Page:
Ruling that a fraternity house should be considered a private residence, Kentucky's Supreme Court on Thursday set aside a college student's drug conviction after police entered without a search warrant and were pointed to his room, where they found marijuana.
In its unanimous ruling, the state's high court held that a fraternity house is a private residence for purposes of Fourth Amendment protections against warrantless searches and seizures. The justices ruled the trial court erred in refusing to suppress evidence found in the student's bedroom.
The state Court of Appeals had upheld the trial court's denial of the suppression motion.
The student, David Milam, won his appeal to the Supreme Court. It vacated his conditional guilty plea to a charge of trafficking in a controlled substance and sent the case back to Fayette County Circuit Court in Lexington for further proceedings.
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Milam had been sentenced to a year in prison, probated for three years.
He was a member of the Delta Tau Delta fraternity at the University of Kentucky when three police officers went to the house for a "knock and talk" investigation in 2010. They were responding to a tip that Milam was selling marijuana at the fraternity house.
The officers went to the back door, mistakenly believing it was the front door. One of them testified they knocked and rang the bell several times but no one responded. The back door had a keypad locking device, but the door was unlocked and slightly ajar.
The officers went inside, deciding the frat house was more like an apartment complex than a private residence.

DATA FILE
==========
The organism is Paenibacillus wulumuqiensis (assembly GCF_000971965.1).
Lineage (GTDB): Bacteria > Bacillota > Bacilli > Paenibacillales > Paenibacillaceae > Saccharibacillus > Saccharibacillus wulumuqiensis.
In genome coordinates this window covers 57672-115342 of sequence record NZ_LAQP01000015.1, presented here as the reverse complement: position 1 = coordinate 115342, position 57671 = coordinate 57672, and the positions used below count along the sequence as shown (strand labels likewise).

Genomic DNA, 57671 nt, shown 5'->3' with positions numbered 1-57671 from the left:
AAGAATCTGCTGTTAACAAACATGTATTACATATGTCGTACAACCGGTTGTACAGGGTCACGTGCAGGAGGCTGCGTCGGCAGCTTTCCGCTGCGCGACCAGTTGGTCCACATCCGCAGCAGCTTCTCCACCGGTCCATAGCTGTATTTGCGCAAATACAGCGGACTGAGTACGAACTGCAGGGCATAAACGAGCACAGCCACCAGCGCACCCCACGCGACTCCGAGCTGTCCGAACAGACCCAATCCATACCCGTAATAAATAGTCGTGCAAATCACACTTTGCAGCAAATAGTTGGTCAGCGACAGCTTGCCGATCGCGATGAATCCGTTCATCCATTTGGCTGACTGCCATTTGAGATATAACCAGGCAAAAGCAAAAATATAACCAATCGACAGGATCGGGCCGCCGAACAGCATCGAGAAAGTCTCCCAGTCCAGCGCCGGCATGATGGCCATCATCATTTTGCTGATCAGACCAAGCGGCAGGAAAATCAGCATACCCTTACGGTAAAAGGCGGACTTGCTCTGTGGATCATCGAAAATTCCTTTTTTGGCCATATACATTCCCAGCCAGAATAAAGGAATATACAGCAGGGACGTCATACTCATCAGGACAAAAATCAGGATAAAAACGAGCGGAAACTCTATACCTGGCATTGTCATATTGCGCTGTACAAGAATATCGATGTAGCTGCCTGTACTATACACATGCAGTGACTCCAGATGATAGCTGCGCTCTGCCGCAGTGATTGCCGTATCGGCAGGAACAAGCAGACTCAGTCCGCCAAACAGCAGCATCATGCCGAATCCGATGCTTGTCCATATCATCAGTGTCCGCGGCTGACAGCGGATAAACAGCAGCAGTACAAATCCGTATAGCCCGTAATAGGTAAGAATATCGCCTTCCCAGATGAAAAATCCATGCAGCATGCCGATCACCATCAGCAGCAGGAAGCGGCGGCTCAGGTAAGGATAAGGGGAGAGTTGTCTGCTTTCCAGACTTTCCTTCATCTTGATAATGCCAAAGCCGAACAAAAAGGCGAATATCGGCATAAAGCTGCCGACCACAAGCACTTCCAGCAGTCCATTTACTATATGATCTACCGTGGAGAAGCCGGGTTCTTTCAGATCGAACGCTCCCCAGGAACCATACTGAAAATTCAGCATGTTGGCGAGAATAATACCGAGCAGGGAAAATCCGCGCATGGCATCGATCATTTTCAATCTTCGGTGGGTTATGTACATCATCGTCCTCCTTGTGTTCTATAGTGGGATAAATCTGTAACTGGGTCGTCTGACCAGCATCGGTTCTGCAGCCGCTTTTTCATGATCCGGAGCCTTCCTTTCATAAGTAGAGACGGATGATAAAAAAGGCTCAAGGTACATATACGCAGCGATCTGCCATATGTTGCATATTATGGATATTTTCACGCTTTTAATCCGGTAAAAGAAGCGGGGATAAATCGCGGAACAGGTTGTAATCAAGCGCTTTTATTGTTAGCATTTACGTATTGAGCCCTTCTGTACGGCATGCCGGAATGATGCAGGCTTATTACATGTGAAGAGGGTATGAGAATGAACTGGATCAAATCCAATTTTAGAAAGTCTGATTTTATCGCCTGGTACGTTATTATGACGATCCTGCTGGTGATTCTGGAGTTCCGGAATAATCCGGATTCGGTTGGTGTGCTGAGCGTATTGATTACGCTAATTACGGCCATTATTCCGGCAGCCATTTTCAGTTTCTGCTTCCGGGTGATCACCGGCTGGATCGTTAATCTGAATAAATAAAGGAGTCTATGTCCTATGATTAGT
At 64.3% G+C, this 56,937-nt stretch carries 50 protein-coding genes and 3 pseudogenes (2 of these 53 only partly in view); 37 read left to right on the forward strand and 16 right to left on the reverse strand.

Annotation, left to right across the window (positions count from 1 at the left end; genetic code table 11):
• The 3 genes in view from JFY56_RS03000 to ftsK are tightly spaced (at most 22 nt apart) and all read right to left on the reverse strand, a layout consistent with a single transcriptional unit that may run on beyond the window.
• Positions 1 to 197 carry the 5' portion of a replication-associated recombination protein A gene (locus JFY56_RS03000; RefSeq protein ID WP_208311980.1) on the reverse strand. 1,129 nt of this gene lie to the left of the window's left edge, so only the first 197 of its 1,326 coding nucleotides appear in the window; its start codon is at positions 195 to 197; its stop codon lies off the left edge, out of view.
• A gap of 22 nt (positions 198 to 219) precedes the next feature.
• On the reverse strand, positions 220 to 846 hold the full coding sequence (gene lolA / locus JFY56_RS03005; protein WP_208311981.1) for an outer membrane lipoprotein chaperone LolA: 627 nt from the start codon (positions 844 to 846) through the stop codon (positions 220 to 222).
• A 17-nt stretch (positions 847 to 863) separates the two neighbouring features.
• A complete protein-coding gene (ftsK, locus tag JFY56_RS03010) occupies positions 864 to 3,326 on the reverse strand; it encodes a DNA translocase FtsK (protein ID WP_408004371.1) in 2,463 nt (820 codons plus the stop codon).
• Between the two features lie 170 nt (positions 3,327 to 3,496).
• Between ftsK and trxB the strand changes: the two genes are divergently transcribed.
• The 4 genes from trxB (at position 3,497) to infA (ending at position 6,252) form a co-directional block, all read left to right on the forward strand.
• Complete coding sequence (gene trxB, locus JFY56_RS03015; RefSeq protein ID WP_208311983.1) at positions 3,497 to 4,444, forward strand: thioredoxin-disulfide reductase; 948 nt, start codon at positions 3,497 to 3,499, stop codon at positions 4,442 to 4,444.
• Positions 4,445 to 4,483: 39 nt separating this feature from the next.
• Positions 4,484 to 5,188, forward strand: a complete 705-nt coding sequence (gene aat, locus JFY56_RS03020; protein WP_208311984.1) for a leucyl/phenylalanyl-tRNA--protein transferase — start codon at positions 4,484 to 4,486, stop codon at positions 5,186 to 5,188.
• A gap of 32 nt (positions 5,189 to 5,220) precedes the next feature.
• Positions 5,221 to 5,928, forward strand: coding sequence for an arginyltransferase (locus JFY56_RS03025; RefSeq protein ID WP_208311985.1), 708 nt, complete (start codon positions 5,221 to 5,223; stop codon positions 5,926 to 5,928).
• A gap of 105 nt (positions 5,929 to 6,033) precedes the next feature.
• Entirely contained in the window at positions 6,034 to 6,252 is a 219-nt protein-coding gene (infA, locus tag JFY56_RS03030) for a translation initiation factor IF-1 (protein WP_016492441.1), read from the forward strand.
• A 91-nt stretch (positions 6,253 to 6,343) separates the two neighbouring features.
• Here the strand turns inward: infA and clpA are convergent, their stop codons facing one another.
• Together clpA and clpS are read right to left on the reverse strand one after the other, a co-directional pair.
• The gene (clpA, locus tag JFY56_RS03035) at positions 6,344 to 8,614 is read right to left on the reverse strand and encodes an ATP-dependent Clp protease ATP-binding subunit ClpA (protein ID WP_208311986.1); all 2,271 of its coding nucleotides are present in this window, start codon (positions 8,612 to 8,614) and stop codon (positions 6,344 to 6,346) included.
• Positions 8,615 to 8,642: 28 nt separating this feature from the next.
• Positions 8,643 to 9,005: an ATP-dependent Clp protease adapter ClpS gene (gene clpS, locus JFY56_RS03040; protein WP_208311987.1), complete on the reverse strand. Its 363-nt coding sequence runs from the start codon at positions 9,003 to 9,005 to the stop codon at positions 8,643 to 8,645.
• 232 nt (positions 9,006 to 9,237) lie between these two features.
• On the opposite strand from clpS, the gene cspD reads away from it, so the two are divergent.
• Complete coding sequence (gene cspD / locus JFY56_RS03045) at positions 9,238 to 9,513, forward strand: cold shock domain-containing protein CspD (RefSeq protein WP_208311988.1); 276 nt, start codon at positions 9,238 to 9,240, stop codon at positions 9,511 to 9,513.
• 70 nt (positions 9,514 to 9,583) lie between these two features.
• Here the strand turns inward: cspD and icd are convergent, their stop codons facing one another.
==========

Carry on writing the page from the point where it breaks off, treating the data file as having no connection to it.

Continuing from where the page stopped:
They announced their presence and another student soon entered the foyer area.
The officers identified themselves, said they were looking for Milam and followed the student up the stairs to the second-floor living quarters. The student opened the door to the second floor and pointed to Milam's room. The trial judge determined that student's actions constituted implied consent.
The officers knocked on the door, Milam consented to a search of his bedroom and the officers found a full jar of marijuana on the coffee table, according to background in the court's ruling. They also found $1,700, drug paraphernalia and a fake driver's license.
"In light of our determination that a fraternity house is a private residence, it necessarily follows that the detectives in the present case, like the general public, had no right to enter the residence," Justice Bill Cunningham said in writing for the court.
Cunningham said it was irrelevant whether the back door was closed, ajar or wide open. The fraternity president had indicated that its by-laws required the back door to be locked at all times, and only fraternity members and guests were allowed entry.
"When the detectives arrived at the house to perform the 'knock and talk,' they were not greeted by a scene out of the movie 'Animal House,'" he wrote. "To the contrary, they arrived at the residence at 10 p.m. on a seemingly mundane week night."
Cunningham wrote it was clear the other student "never affirmatively consented" to a search of the frat house. He wrote it would "strain credulity" to hold that the student's alleged consent was either informed or "freely obtained."
"At that point, the scales had already tipped in favor of the detectives," he wrote. "When faced with a similar situation, few lay persons would muster the courage to protest the officers' presence."